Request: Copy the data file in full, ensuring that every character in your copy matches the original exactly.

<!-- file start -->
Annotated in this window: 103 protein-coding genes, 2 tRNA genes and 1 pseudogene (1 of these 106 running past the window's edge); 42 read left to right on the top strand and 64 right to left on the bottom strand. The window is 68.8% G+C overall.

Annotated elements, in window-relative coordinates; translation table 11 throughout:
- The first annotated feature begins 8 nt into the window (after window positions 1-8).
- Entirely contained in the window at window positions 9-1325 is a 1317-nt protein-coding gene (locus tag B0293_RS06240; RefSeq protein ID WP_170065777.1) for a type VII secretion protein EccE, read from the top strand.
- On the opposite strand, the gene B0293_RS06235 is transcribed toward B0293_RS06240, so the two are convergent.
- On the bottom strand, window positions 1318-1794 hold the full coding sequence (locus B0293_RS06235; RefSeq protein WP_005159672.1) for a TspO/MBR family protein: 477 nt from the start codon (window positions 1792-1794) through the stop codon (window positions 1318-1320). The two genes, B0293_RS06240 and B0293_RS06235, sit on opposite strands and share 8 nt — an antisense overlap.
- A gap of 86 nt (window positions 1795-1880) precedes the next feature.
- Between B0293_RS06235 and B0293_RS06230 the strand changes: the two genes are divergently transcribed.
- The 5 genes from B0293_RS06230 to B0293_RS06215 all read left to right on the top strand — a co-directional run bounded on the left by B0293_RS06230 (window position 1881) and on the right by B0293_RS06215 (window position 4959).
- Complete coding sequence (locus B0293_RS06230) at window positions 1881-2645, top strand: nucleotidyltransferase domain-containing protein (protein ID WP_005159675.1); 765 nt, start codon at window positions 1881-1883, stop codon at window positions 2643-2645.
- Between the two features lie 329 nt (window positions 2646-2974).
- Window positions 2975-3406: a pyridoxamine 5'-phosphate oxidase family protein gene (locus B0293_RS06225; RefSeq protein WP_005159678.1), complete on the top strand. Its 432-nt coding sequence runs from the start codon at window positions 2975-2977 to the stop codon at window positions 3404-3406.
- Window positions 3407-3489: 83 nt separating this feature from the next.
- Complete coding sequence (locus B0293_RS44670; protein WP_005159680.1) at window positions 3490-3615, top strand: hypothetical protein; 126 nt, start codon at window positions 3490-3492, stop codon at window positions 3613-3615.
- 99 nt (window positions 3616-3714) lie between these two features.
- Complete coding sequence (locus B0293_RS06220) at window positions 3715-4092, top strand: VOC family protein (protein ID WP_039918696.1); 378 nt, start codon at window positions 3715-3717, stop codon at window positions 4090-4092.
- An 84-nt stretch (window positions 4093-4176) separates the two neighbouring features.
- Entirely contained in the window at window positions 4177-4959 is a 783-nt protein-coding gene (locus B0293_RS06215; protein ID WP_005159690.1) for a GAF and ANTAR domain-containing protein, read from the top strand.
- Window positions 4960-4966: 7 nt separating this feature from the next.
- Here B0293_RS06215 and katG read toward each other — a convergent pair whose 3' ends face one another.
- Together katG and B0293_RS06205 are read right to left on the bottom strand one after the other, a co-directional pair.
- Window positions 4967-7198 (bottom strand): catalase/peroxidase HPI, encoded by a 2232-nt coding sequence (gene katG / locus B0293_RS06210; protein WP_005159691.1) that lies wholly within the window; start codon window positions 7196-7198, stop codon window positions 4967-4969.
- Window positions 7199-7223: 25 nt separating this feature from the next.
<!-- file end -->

Annotated in this window: 103 protein-coding genes, 2 tRNA genes and 1 pseudogene (1 of these 106 running past the window's edge); 42 read left to right on the top strand and 64 right to left on the bottom strand. The window is 68.8% G+C overall.

Annotated elements, in window-relative coordinates; translation table 11 throughout:
- The first annotated feature begins 8 nt into the window (after window positions 1-8).
- Entirely contained in the window at window positions 9-1325 is a 1317-nt protein-coding gene (locus tag B0293_RS06240; RefSeq protein ID WP_170065777.1) for a type VII secretion protein EccE, read from the top strand.
- On the opposite strand, the gene B0293_RS06235 is transcribed toward B0293_RS06240, so the two are convergent.
- On the bottom strand, window positions 1318-1794 hold the full coding sequence (locus B0293_RS06235; RefSeq protein WP_005159672.1) for a TspO/MBR family protein: 477 nt from the start codon (window positions 1792-1794) through the stop codon (window positions 1318-1320). The two genes, B0293_RS06240 and B0293_RS06235, sit on opposite strands and share 8 nt — an antisense overlap.
- A gap of 86 nt (window positions 1795-1880) precedes the next feature.
- Between B0293_RS06235 and B0293_RS06230 the strand changes: the two genes are divergently transcribed.
- The 5 genes from B0293_RS06230 to B0293_RS06215 all read left to right on the top strand — a co-directional run bounded on the left by B0293_RS06230 (window position 1881) and on the right by B0293_RS06215 (window position 4959).
- Complete coding sequence (locus B0293_RS06230) at window positions 1881-2645, top strand: nucleotidyltransferase domain-containing protein (protein ID WP_005159675.1); 765 nt, start codon at window positions 1881-1883, stop codon at window positions 2643-2645.
- Between the two features lie 329 nt (window positions 2646-2974).
- Window positions 2975-3406: a pyridoxamine 5'-phosphate oxidase family protein gene (locus B0293_RS06225; RefSeq protein WP_005159678.1), complete on the top strand. Its 432-nt coding sequence runs from the start codon at window positions 2975-2977 to the stop codon at window positions 3404-3406.
- Window positions 3407-3489: 83 nt separating this feature from the next.
- Complete coding sequence (locus B0293_RS44670; protein WP_005159680.1) at window positions 3490-3615, top strand: hypothetical protein; 126 nt, start codon at window positions 3490-3492, stop codon at window positions 3613-3615.
- 99 nt (window positions 3616-3714) lie between these two features.
- Complete coding sequence (locus B0293_RS06220) at window positions 3715-4092, top strand: VOC family protein (protein ID WP_039918696.1); 378 nt, start codon at window positions 3715-3717, stop codon at window positions 4090-4092.
- An 84-nt stretch (window positions 4093-4176) separates the two neighbouring features.
- Entirely contained in the window at window positions 4177-4959 is a 783-nt protein-coding gene (locus B0293_RS06215; protein ID WP_005159690.1) for a GAF and ANTAR domain-containing protein, read from the top strand.
- Window positions 4960-4966: 7 nt separating this feature from the next.
- Here B0293_RS06215 and katG read toward each other — a convergent pair whose 3' ends face one another.
- Together katG and B0293_RS06205 are read right to left on the bottom strand one after the other, a co-directional pair.
- Window positions 4967-7198 (bottom strand): catalase/peroxidase HPI, encoded by a 2232-nt coding sequence (gene katG / locus B0293_RS06210; protein WP_005159691.1) that lies wholly within the window; start codon window positions 7196-7198, stop codon window positions 4967-4969.
- Window positions 7199-7223: 25 nt separating this feature from the next.